An overview of the sector in the past 12 months in the sector, and a look forward to 2012.
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agriculture partner at Pagan Osborne and accredited agricultural law specialist, said:
“It has been a year of real ups and downs in the farming world in 2011. We started off with snow and look like ending with snow. In between, a good spring was followed by what seemed like almost continual rain right through into late autumn. Some of the rainfall statistics are almost unbelievable but waterlogged fields, grain being cut at 30% moisture or more plus huge drying costs show that the rainfall figures were right.
“Grain prices have been falling and potato prices hugely down on last year and while some livestock farmers are doing well it has been a very difficult season and on top of all that CAP reform is firmly back on the agenda.
“Despite all that land prices have held up remarkably well. Some stock or dairy farms in the west may be difficult to sell but that contrasts with arable land where the prices have held up incredibly well. The sales and purchases with which we have been involved show there is still a big demand for land largely from farmers which is a reflection of the laws of supply and demand. There is relatively little land for sale, a lot of potential buyers which puts the price up.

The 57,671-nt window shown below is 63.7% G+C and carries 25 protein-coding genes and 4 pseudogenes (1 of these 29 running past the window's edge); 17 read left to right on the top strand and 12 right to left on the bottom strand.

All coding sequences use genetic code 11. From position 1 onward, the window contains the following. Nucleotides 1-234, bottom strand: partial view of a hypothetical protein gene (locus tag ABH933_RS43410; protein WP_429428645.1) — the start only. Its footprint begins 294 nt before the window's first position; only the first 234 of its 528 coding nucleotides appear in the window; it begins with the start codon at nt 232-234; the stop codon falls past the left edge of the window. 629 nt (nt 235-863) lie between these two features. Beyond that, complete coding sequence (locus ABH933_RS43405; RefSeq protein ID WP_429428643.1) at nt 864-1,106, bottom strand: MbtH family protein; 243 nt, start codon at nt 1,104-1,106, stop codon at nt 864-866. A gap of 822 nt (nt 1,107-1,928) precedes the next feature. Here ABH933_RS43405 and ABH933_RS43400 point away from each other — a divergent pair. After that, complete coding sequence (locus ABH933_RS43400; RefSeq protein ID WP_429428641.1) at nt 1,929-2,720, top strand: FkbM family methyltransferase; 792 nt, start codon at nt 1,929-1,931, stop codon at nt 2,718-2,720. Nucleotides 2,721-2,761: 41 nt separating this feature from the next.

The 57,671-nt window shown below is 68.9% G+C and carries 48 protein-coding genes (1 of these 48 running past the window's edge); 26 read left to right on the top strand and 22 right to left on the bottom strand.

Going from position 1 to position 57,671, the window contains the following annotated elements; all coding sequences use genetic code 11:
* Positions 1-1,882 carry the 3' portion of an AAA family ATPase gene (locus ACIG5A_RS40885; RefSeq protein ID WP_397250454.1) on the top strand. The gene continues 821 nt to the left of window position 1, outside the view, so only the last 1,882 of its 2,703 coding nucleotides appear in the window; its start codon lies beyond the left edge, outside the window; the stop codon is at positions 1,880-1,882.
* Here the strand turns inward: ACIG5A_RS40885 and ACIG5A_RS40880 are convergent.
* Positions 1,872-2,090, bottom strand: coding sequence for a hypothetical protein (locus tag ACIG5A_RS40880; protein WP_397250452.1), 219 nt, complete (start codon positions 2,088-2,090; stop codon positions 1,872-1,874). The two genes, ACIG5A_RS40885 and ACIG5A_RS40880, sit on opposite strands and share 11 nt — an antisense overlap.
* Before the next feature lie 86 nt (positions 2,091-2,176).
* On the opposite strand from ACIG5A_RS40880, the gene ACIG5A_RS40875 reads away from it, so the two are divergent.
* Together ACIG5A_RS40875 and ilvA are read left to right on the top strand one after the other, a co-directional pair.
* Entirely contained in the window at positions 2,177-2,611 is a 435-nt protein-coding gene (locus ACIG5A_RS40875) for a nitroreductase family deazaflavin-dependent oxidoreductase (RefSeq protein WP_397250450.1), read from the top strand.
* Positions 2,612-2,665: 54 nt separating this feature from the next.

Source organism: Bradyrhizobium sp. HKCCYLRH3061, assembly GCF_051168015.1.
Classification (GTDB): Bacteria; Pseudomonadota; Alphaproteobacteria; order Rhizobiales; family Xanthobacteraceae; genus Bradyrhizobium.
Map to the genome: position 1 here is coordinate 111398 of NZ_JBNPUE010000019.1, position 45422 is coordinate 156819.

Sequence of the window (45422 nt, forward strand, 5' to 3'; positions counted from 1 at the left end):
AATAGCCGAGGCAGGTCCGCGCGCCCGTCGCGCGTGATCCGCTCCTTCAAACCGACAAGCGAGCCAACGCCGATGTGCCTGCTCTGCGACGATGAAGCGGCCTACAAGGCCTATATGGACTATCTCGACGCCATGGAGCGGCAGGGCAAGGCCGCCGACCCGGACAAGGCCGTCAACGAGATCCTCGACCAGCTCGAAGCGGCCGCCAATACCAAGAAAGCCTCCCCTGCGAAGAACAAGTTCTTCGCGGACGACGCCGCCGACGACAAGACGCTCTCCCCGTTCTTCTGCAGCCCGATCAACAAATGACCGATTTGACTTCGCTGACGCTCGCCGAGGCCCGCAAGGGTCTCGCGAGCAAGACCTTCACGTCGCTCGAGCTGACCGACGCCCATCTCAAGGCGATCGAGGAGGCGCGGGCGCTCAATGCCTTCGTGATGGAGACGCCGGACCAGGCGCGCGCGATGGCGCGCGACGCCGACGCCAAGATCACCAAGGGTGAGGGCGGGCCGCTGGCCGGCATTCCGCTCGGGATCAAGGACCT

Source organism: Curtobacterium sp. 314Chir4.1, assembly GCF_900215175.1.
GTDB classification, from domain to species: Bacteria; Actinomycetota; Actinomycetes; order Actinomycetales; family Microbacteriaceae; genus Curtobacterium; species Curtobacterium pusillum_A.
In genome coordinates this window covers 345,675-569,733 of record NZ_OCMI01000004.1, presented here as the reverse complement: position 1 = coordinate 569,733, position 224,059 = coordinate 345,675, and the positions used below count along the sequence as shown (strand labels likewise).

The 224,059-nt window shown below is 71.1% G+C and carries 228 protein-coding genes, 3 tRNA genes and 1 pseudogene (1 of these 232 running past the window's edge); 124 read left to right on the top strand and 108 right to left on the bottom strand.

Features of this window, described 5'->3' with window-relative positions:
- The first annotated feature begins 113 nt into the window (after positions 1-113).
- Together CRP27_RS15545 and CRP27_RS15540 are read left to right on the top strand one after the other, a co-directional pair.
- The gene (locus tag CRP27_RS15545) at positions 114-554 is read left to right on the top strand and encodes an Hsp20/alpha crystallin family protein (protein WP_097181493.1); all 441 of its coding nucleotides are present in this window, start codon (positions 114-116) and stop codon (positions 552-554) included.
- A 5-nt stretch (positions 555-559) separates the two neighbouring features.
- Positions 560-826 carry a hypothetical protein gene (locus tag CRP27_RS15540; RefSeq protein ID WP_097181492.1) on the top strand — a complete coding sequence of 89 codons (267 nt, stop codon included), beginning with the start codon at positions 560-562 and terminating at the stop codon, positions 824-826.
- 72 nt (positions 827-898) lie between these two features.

“The uncertainty caused by CAP reform does not seem to have affected land values so far. It is however having an effect on reorganisation of businesses and of those who may be buying SFP. It appears that 2011 has been chosen as the base year and that future subsidies will be linked to those who claimed in 2011. It is not clear what will happen to new entrants or new start up businesses or those who may inherit or buy SFP between 2011 and 2014/2015 when the changes come into force and who did not claim in 2011.
“Will they lose out or will there be some type of National Reserve? It does not encourage succession planning for example or other changes to business structures if that might result in difficulties claiming SFP from 2014/2015 onwards.
“There will be losers and gainers from any changes but it seems certain that the subsidy system will become even more complicated rather than being simplified which was one of the original aims.
“Farmers and landowners are resilient, they have to be to cope with the weather. They are in the business of farming for the long term and history has shown them to be innovative and adapt to change and I have no doubt they will be able to face and overcome the challenges which lie ahead.”